The call of the commandments (Exodus 20:1-17)
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We learn about rules from an early age. Often they’re couched in a desire to keep precious bodies safe. Don’t climb on top of anything that is taller than you. Don’t stick anything into the outlets. Don’t eat anything off of the floor.
And then, the rules expand outward as we notice the other bodies around us. The rules guide us to treat each other in a certain way. Don’t hit. Don’t kick. Don’t bite, touch, or look. Invariably, the rules include everything from language to roles to driving to football. It’s a lot to keep up with.
I remember having to learn and memorize the Ten Commandments during my confirmation process. It was impressed on us not only that these rules perfectly encapsulated how we were to behave—to live our lives—but that following them would lead somehow to success and blessing. It might have been a mix of evangelical legalism and Confucian philosophy within our Korean immigrant congregation that led to this perspective.
As I embraced God’s love I wondered how to understand the commandments in light of God’s ceaseless grace. I had heard various approaches, everything from reading the commandments as descriptive of a community that lives in covenantal love to understanding the importance of neighbor and community as central to our identity as God’s people. These are insightful ideas, and so good and helpful still. Yet as we continue into the middle of the Lenten season, what I’m drawn to are the words at the beginning of the Decalogue: “I am the Lord your God.”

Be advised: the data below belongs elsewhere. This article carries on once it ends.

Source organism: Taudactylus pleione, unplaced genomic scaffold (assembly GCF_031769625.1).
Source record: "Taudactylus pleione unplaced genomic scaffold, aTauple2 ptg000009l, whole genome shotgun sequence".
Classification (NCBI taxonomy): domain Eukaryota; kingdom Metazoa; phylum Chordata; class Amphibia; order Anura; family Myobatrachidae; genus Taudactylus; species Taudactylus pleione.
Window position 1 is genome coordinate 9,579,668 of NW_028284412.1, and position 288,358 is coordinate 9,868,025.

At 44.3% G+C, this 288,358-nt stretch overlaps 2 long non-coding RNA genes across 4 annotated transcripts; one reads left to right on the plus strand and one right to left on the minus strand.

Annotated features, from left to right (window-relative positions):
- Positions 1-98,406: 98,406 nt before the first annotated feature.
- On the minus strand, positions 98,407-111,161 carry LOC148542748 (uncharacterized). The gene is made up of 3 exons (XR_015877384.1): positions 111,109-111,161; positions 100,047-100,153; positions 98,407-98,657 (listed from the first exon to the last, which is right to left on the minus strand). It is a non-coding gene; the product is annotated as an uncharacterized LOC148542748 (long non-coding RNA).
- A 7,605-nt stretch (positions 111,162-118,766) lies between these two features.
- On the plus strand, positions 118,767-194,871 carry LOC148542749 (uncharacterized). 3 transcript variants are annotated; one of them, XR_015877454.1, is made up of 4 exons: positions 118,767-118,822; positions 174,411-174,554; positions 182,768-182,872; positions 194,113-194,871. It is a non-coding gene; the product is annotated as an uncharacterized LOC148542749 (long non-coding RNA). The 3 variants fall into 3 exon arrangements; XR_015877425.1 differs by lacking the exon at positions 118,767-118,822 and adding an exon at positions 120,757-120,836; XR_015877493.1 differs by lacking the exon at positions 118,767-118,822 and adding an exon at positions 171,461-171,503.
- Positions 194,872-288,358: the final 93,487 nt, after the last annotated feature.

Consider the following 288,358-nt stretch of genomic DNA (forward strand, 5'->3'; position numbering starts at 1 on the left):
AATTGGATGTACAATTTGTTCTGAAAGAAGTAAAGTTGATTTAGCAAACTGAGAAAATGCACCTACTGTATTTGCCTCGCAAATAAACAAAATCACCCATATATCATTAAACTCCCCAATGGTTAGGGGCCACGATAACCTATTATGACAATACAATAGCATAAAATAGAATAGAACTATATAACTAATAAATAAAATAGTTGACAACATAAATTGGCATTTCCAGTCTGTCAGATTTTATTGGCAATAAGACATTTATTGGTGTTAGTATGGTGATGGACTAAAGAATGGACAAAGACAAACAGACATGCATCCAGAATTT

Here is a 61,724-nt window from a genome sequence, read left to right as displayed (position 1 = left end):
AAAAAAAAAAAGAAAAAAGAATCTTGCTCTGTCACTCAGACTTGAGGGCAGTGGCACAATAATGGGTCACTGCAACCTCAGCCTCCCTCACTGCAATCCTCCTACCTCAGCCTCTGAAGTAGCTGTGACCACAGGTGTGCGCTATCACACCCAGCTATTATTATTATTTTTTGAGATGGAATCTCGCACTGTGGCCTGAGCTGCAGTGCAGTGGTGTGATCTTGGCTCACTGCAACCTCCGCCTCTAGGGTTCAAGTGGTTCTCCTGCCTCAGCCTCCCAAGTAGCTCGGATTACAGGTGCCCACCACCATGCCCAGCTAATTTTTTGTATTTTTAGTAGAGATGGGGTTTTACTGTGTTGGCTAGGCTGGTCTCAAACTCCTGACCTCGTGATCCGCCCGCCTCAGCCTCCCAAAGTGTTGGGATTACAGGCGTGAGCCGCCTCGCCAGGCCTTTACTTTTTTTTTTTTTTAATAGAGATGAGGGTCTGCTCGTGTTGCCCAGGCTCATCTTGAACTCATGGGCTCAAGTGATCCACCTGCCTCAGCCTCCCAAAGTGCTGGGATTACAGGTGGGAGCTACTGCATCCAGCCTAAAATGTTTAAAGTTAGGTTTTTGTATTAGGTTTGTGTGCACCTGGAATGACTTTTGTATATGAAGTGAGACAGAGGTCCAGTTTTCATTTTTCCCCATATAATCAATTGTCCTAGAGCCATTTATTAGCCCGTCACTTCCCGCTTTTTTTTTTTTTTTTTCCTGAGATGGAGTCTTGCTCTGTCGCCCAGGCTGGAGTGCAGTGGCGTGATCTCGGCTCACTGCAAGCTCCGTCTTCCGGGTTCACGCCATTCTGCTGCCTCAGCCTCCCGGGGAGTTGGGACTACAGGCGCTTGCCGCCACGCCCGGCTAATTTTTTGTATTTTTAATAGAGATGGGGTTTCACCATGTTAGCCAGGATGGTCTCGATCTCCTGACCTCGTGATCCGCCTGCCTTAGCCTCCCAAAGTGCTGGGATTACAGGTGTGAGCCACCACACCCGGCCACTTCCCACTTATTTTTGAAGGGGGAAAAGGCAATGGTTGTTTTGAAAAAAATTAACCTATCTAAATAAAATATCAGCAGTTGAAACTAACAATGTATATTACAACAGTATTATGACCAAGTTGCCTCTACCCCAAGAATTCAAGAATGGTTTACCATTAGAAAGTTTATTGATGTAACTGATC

Who is the source of not only our identity, but our community? Who is the center of our relationships, our interactions, our encounters, our connections? What and how we think about God impacts our thoughts and actions toward neighbors. The commandments, then, are vocational—and they remind us that at the heart of each person’s calling is the call of God, who “spoke these words” to God’s people.
Vocation doesn’t simply mean responsibility or duty. Seeing the commandments this way reminds us that what we do has eternal significance, no matter how big or small the gesture.